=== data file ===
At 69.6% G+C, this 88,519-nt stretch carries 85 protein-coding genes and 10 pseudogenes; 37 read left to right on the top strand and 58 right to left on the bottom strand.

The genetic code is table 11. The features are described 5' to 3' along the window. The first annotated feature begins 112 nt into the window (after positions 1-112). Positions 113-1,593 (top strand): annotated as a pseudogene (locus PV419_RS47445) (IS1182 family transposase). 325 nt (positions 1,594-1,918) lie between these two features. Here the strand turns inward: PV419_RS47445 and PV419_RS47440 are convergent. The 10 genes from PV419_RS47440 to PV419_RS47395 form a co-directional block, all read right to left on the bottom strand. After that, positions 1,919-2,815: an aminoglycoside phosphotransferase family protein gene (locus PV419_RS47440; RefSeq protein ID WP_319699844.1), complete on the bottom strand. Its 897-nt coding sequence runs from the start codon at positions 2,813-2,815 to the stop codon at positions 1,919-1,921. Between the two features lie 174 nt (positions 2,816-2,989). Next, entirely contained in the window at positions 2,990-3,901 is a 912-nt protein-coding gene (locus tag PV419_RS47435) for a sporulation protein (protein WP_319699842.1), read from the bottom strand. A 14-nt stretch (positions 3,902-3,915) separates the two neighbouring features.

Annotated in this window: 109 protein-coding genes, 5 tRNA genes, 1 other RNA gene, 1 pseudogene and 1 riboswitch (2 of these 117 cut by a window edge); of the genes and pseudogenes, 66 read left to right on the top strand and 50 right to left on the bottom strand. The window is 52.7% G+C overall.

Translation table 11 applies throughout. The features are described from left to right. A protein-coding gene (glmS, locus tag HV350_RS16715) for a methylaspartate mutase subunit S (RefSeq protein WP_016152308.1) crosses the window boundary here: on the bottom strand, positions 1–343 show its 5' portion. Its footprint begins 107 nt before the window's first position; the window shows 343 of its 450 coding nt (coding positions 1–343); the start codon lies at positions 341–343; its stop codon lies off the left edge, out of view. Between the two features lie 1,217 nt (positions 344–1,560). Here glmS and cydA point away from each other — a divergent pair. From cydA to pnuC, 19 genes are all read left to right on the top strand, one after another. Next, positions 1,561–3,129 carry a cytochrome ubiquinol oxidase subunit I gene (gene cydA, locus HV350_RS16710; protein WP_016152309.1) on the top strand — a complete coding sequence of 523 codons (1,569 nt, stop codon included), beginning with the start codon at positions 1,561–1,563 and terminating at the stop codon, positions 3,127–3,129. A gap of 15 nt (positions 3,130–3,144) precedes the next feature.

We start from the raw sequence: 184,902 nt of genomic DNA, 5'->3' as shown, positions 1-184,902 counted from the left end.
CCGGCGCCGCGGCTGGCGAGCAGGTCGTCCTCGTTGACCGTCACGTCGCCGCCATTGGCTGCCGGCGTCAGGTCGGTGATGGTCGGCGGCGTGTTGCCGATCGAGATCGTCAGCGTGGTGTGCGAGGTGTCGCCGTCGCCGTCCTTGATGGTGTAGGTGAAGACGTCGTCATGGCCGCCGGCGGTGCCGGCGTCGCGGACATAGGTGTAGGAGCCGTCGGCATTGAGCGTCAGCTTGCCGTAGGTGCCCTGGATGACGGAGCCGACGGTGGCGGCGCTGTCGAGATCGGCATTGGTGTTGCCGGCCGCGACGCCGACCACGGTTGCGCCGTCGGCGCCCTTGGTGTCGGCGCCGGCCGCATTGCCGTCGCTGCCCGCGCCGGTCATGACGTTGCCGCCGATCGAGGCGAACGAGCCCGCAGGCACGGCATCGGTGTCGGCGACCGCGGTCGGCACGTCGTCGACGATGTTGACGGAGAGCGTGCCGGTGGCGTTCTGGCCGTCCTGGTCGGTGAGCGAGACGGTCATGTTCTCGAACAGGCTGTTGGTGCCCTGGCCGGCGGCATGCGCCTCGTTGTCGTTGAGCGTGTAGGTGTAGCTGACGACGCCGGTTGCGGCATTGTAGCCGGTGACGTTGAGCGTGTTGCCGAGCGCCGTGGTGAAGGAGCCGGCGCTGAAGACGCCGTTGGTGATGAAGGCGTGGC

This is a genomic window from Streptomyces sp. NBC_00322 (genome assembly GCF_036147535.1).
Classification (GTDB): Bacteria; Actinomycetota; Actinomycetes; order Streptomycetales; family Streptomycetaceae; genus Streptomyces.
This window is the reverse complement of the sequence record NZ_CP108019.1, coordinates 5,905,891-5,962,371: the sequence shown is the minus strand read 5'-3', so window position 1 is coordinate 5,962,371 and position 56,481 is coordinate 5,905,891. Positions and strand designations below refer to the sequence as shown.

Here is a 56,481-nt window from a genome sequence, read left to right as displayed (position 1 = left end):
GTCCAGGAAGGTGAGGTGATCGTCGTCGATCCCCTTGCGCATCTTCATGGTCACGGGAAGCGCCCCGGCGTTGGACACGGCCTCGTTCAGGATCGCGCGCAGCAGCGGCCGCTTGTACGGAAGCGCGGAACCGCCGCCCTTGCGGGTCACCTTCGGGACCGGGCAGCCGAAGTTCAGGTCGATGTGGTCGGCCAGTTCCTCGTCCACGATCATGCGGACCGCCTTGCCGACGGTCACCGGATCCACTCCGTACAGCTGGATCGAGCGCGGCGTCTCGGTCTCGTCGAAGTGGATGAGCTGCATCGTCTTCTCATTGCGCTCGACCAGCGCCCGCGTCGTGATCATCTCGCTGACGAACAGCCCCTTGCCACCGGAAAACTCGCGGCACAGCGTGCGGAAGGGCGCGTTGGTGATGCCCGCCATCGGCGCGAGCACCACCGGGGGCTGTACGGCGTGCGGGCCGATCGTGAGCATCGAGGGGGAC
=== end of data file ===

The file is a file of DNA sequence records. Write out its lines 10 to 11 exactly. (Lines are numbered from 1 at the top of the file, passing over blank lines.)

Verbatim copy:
Here is a 56,481-nt window from a genome sequence, read left to right as displayed (position 1 = left end):
GTCCAGGAAGGTGAGGTGATCGTCGTCGATCCCCTTGCGCATCTTCATGGTCACGGGAAGCGCCCCGGCGTTGGACACGGCCTCGTTCAGGATCGCGCGCAGCAGCGGCCGCTTGTACGGAAGCGCGGAACCGCCGCCCTTGCGGGTCACCTTCGGGACCGGGCAGCCGAAGTTCAGGTCGATGTGGTCGGCCAGTTCCTCGTCCACGATCATGCGGACCGCCTTGCCGACGGTCACCGGATCCACTCCGTACAGCTGGATCGAGCGCGGCGTCTCGGTCTCGTCGAAGTGGATGAGCTGCATCGTCTTCTCATTGCGCTCGACCAGCGCCCGCGTCGTGATCATCTCGCTGACGAACAGCCCCTTGCCACCGGAAAACTCGCGGCACAGCGTGCGGAAGGGCGCGTTGGTGATGCCCGCCATCGGCGCGAGCACCACCGGGGGCTGTACGGCGTGCGGGCCGATCGTGAGCATCGAGGGGGAC